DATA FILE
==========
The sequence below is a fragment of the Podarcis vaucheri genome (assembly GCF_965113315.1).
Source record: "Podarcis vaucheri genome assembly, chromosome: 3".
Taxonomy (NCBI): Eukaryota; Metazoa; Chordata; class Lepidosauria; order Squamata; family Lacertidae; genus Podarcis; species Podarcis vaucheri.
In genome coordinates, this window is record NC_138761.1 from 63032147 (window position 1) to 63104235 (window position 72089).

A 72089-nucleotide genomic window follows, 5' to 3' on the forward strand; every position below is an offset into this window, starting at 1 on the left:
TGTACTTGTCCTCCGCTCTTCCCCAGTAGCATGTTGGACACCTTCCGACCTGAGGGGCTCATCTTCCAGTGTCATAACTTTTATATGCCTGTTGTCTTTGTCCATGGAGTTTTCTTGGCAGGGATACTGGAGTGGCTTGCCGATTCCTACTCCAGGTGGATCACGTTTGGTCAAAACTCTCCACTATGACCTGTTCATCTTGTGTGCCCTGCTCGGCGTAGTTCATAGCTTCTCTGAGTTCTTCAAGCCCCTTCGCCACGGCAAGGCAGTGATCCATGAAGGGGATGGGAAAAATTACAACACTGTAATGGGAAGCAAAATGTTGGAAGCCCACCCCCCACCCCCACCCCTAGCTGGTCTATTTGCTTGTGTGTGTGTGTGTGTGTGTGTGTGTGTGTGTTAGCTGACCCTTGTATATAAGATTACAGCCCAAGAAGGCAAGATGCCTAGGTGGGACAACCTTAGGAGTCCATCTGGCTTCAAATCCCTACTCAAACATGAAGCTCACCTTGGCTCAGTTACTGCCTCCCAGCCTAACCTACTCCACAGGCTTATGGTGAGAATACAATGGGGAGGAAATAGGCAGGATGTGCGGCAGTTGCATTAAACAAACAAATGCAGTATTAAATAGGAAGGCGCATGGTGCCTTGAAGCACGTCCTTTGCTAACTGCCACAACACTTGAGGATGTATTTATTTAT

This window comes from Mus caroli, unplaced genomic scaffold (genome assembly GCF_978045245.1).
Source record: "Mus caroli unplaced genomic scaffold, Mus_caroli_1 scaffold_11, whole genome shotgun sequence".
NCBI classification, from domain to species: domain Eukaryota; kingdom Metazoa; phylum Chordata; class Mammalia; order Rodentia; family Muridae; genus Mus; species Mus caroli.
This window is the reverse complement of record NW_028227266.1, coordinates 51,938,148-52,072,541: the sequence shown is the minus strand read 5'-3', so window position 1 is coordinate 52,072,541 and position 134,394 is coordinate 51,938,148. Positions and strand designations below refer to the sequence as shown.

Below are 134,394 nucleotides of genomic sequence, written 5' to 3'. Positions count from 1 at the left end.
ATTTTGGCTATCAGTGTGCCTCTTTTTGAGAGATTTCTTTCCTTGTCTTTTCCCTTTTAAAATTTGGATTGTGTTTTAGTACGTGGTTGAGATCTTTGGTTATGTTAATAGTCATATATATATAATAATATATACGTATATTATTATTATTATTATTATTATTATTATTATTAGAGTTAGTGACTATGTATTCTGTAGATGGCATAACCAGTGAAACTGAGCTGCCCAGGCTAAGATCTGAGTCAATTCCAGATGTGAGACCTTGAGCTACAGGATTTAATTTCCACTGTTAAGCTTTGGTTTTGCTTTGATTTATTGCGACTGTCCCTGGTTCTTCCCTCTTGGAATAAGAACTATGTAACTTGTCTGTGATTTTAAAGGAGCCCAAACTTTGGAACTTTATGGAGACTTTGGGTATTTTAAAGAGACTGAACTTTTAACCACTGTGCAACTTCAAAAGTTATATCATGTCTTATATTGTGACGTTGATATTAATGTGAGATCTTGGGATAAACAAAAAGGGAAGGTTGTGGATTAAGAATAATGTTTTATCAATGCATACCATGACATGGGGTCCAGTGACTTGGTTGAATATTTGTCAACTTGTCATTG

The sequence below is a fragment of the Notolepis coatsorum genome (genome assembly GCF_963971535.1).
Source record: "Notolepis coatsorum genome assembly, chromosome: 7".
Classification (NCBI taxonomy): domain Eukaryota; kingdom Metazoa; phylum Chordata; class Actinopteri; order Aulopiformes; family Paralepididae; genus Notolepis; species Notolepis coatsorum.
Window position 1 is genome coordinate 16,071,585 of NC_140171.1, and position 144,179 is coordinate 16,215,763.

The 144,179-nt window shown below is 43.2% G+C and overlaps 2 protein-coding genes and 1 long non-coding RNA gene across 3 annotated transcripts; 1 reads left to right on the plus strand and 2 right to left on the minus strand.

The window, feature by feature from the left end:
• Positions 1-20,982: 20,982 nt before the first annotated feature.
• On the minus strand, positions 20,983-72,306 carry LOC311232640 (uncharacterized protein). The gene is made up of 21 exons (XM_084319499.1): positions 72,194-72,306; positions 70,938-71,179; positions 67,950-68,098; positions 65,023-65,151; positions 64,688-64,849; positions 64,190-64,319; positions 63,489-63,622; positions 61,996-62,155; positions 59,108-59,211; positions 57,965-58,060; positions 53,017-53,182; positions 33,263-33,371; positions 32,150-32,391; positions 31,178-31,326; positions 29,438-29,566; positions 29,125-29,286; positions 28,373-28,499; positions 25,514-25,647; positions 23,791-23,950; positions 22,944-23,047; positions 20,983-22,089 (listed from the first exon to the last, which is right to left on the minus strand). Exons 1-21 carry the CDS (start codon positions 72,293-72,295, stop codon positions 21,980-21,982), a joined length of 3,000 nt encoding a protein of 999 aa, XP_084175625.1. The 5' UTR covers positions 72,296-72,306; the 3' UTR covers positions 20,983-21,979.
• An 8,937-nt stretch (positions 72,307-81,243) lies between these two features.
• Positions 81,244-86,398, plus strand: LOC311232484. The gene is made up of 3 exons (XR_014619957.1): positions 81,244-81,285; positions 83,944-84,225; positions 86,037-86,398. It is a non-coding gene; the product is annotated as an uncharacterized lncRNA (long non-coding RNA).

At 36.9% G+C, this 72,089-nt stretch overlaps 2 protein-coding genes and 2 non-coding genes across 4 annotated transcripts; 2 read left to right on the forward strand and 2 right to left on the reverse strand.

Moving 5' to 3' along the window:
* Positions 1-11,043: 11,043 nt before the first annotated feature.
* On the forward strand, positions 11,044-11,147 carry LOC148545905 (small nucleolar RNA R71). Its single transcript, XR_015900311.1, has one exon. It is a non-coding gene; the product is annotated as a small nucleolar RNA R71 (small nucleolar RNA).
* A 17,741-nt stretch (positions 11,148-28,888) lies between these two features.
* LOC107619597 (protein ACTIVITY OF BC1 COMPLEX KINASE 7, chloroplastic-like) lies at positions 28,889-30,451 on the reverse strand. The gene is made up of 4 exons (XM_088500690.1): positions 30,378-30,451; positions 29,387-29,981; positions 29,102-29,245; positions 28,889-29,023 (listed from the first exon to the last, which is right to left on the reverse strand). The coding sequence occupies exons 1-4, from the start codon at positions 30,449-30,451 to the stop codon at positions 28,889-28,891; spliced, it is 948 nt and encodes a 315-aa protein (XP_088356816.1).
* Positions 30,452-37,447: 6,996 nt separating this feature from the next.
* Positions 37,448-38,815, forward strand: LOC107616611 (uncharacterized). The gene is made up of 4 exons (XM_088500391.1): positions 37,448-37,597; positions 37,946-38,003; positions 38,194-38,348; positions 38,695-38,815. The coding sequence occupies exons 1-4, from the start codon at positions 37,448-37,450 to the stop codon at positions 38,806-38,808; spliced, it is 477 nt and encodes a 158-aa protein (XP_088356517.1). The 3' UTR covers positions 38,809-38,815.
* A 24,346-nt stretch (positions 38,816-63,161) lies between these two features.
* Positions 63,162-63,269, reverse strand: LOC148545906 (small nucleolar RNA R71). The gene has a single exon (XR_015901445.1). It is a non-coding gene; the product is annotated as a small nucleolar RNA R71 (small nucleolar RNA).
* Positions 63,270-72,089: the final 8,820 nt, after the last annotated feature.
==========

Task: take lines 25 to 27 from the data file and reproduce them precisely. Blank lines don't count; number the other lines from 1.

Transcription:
* Positions 1-11,043: 11,043 nt before the first annotated feature.
* On the forward strand, positions 11,044-11,147 carry LOC148545905 (small nucleolar RNA R71). Its single transcript, XR_015900311.1, has one exon. It is a non-coding gene; the product is annotated as a small nucleolar RNA R71 (small nucleolar RNA).
* A 17,741-nt stretch (positions 11,148-28,888) lies between these two features.